Leopard Seal facts
The leopard seal lives up to its name with it's ferocious attitude and diet of penguins and even other seals! This seal is the largest seal found in Antarctica, and is a solitary animal. The Leopard Seals population is between 250,000 and 800,000 but due to their solitary nature and isolated habitat it is difficult to estimate an accurate number. In this article I will discuss the leopard seals habitat, diet, behavior and breeding.
The Antarctica region is where this seal lives mostly but it has been known to swim north and can sometimes be seen around the coast of Australia, New Zealand and even South America along with other southern Pacific islands.
The diet of a Leopard Seal is a variety of other mammals, and even occasionally the pups of other seals. When they are young, Leopard Seal pups will eat a diet mostly made up of krill and as they get older their prey also gets bigger. They will eat anything from fish, squid and even sea birds, but it's favorite prey is the penguin. Leopard seals are quick and stealthy hunters underwater but on the ice they pose little threat to anything and can even sometimes be found lounging alongside penguins and other seals.
The seal will lay in wait to ambush penguins under sheets of ice. Once the penguin enters the water to hunt for it's own food, the Leopard Seal chases after it, and although penguins are quick and agile under water the Leopard Seal has no problem keeping up with it's twists and turns. Smaller penguins are swallowed whole while bigger ones are torn to shreds by the Seal thrashing its head from side to side.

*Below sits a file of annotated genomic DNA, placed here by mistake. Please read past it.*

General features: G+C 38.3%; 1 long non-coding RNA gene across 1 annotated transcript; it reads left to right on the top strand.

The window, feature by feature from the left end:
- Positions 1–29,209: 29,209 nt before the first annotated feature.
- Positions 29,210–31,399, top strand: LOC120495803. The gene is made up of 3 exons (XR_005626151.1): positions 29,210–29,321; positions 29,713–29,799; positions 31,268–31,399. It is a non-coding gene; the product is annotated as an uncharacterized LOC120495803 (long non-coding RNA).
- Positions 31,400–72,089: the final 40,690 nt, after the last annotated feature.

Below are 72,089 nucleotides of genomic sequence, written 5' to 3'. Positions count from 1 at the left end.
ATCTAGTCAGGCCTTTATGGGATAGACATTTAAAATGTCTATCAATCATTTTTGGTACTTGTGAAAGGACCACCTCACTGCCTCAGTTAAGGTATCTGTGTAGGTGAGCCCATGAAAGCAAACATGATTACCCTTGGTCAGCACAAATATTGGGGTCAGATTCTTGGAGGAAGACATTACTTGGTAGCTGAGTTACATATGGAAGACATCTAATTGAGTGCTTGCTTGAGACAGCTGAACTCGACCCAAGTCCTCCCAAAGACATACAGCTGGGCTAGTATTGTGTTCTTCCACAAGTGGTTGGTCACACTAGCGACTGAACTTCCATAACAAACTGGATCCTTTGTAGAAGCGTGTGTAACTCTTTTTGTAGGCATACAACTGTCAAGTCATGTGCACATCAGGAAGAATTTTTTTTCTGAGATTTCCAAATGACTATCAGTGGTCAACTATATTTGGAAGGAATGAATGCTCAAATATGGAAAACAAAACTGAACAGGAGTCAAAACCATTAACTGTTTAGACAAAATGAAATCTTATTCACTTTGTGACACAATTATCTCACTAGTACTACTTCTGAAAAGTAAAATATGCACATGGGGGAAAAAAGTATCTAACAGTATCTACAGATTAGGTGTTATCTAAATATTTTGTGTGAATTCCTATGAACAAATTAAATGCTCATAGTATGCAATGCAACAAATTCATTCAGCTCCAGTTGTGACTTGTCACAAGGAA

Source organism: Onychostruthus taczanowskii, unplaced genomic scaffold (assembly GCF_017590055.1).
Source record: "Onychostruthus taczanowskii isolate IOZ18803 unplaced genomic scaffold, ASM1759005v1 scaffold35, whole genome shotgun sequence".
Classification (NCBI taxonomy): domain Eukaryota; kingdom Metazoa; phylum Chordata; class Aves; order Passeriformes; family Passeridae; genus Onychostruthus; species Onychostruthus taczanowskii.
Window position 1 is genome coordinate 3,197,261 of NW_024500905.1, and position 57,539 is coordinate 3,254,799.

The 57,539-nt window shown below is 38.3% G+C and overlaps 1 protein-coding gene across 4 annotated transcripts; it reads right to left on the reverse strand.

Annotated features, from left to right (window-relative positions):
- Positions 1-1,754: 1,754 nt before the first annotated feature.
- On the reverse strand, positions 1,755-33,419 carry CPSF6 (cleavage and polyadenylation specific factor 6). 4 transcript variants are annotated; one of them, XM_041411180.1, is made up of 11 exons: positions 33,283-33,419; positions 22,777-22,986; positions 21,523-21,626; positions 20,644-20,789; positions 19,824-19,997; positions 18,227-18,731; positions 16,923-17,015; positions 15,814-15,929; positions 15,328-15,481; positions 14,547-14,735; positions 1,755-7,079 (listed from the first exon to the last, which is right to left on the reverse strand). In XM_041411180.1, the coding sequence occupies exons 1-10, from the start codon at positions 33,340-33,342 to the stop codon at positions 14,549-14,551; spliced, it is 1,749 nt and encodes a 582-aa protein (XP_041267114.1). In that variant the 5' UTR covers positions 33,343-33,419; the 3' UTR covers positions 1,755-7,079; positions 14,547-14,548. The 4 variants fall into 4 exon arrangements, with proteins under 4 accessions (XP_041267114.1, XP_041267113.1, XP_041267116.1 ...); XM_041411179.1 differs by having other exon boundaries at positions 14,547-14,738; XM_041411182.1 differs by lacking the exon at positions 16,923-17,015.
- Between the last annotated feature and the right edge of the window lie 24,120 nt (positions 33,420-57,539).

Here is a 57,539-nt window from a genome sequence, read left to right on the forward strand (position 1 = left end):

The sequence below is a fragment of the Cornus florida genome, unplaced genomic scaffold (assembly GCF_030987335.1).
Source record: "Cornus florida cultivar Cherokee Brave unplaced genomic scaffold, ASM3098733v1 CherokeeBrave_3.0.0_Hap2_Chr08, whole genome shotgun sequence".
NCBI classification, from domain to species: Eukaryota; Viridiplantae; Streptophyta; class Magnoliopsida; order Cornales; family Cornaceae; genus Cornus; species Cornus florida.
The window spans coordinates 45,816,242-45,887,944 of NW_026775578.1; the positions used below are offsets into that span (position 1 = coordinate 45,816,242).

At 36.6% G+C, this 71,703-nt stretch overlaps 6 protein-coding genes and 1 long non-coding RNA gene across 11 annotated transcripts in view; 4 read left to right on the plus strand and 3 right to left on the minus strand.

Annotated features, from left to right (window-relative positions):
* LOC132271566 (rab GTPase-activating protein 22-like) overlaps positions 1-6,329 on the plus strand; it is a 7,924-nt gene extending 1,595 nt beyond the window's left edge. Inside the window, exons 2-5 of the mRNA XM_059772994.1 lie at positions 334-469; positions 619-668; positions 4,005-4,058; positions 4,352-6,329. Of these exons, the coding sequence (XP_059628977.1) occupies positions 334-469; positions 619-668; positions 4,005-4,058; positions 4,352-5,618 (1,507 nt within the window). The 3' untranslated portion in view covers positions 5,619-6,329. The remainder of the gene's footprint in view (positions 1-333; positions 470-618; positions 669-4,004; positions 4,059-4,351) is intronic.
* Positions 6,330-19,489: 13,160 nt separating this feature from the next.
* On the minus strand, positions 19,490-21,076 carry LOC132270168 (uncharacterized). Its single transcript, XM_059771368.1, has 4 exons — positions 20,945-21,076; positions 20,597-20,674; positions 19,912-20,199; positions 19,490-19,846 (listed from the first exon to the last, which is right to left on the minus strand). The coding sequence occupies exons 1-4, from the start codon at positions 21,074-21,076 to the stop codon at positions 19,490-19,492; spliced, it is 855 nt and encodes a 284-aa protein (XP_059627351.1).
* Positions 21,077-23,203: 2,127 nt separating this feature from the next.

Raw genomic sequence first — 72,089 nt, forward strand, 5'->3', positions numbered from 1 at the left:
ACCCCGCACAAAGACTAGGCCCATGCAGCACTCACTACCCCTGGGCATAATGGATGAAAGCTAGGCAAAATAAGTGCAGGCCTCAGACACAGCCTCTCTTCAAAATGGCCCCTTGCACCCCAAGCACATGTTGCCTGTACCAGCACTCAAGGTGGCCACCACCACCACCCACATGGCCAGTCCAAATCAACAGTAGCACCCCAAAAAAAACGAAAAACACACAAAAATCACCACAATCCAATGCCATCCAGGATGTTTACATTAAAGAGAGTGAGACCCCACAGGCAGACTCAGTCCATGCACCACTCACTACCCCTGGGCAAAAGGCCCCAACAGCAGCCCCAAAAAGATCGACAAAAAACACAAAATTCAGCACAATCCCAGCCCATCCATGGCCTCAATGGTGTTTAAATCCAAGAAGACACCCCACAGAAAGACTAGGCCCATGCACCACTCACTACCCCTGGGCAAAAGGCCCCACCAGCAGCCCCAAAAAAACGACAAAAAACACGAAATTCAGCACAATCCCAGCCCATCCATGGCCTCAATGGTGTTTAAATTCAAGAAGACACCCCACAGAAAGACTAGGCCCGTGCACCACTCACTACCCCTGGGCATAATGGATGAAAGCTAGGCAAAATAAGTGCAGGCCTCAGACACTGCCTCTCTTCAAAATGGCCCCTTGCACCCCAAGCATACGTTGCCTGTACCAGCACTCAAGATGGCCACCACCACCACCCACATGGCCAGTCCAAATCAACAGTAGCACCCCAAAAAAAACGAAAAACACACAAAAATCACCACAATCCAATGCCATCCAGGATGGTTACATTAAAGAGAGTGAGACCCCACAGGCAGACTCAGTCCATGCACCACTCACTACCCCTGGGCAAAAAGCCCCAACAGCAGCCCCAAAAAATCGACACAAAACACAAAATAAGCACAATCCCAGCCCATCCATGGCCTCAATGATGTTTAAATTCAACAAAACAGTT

The Leopard Seal spends most of it's time in the water but when it does come out it often rests on floating ice sheets and rarely on land. This seal is also known to attack humans when it feels threatened. They are known to jump out of the water and attack people hiking on the ice. The Leopard Seal moves quickly thanks to it's large front flippers and a muscular tail that it moves from side to side.
In the Antarctic summer months of November to January, the female seals will leave the water to give birth to their pups on floating ice sheets. While pregnant, the seal will eat a great amount more then normal to keep up her body fat content so she can fast after birth. When the pup is born it is about 75 lbs and 5 feet long and looks like a duplicate of the parent seal. The pup will gain weight rapidly off it's mothers milk but once it is able to swim it no longer feeds from the mother. After about two weeks the pup looses it's first coat and is ready to enter the water. Once the pup has stopped feeding from it's mother and is able to swim on it's own the mother will leave the pup to fend for itself. The pup then will feed off of krill before it learns how to catch fish and other small prey. The mother seal, after leaving the pup will immediately mate with a bull seal but won't become pregnant for about three months.
Now that we have talked in depth about Leopard Seals and their habitat, breeding, diet and behavior, here are some more interesting side facts about Leopard Seals:
- Leopard Seals can get up to 12 feet long and weight up to 1,000 lbs but the females of this species are often times larger then the males.
- They can live up to 26 years and reach sexual maturity at 6 years for females and 5 years for males.